Police at Arizona Capitol fire tear gas, 4 Roe v. Wade abortion protesters arrested

Arizona State Capital - Photo By Adam Messler

PHOENIX (AP) — Protests outside the Arizona Capitol over the U.S. Supreme Court’s decision to overturn Roe v. Wade that ended with a volley of tear gas were variously described Saturday as either peaceful or driven by anarchists intent on destruction.

Republican Senate President Karen Fann issued a news release describing it as a thwarted insurrection, while protesters called it a violent overreaction by police who they said acted without warning or justification.

https://www.fox10phoenix.com/news/police-at-arizona-capitol-fire-tear-gas-disperse-roe-v-wade-abortion-protesters

Arizona Department of Public Safety statements said state troopers launched the gas as some in a group of 7,000 to 8,000 people that rallied at the Capitol on Friday night were trying to break into the state Senate. Lawmakers were working to finish their yearly session.

The vast majority of people were peaceful and state police said there were no arrests or injuries. While both abortion opponents and abortion rights backers were there, most of the crowd opposed the high court’s decision.

Police fired tear gas at about 8:30 p.m. as dozens of people pressed up against the glass wall at the front of the Senate building, chanting and waving signs backing the right to abortion. While most were peaceful, a handful of people were banging on the windows, and one person forcefully tried to kick in a sliding glass door.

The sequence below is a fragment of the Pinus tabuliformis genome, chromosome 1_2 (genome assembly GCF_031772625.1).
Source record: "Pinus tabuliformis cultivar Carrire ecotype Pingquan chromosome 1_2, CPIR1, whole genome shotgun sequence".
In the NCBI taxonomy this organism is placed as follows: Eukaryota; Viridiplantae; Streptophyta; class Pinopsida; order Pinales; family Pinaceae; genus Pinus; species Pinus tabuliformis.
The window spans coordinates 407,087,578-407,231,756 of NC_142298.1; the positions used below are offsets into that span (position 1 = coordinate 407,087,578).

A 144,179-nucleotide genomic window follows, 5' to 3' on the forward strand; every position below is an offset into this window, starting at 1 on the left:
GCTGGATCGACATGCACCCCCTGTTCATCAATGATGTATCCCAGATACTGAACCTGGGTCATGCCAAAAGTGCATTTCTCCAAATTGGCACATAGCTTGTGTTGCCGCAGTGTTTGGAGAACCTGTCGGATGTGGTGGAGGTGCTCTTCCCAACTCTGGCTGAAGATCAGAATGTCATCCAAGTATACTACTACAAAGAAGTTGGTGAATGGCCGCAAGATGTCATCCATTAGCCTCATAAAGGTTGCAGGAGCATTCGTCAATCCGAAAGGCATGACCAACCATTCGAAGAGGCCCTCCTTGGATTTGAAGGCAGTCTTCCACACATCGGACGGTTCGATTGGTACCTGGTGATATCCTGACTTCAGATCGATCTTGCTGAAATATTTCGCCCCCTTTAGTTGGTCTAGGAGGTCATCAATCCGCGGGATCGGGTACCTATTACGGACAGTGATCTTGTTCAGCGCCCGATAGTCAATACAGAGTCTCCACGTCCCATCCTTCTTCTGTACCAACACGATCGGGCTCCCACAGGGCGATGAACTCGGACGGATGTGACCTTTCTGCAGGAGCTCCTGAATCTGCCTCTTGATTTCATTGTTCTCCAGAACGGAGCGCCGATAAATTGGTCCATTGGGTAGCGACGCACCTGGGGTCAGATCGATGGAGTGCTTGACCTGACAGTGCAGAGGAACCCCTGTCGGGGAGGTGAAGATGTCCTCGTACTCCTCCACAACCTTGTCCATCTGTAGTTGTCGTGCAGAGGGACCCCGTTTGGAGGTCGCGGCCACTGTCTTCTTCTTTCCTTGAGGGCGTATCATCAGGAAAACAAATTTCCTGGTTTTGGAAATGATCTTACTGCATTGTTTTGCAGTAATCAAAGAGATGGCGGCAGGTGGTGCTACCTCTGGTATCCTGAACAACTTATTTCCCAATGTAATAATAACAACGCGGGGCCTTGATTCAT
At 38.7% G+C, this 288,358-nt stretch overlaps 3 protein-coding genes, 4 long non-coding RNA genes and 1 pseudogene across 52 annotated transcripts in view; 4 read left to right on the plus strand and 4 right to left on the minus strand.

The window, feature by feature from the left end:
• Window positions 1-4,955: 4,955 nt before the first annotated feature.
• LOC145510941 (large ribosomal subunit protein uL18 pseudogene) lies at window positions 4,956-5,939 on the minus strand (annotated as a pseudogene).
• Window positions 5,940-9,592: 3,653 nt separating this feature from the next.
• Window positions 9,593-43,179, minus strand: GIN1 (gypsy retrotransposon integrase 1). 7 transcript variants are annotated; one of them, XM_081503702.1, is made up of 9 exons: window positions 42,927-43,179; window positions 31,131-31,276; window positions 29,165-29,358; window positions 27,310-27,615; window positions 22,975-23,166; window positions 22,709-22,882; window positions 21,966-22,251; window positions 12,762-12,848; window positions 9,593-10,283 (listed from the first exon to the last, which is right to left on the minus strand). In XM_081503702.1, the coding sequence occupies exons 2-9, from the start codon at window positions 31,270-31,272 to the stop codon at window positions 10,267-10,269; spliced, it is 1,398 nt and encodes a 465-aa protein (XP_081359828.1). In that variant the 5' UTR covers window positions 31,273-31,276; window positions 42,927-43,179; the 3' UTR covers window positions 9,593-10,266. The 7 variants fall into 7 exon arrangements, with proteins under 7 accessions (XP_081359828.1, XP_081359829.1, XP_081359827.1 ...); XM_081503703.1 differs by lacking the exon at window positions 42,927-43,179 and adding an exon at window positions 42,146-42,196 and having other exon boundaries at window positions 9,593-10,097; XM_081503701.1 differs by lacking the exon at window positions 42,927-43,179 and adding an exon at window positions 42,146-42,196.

That’s when SWAT team members with the Department of Public Safety stationed on the second floor of the old Capitol building fired the tear gas.

Video taken from inside the Senate lobby by Republican Sen. Michelle Ugenti-Rita showed the scene. Another she took moments later showed state police in riot gear forming a line inside the building, facing protesters on the other side of the glass.

She said in an interview with The Associated Press on Saturday morning that the protesters were clearly trying to enter the locked building.

“They were aggressively banging on the windows in a way that at any moment it could break,” Ugenti-Rita said. “This wasn’t a knock on a window. I mean, they were trying to break the windows.”

Hundreds of protesters could been seen in her videos milling about the plaza between the House and Senate buildings, while about a hundred were closer, near the glass wall at the front of the Senate building.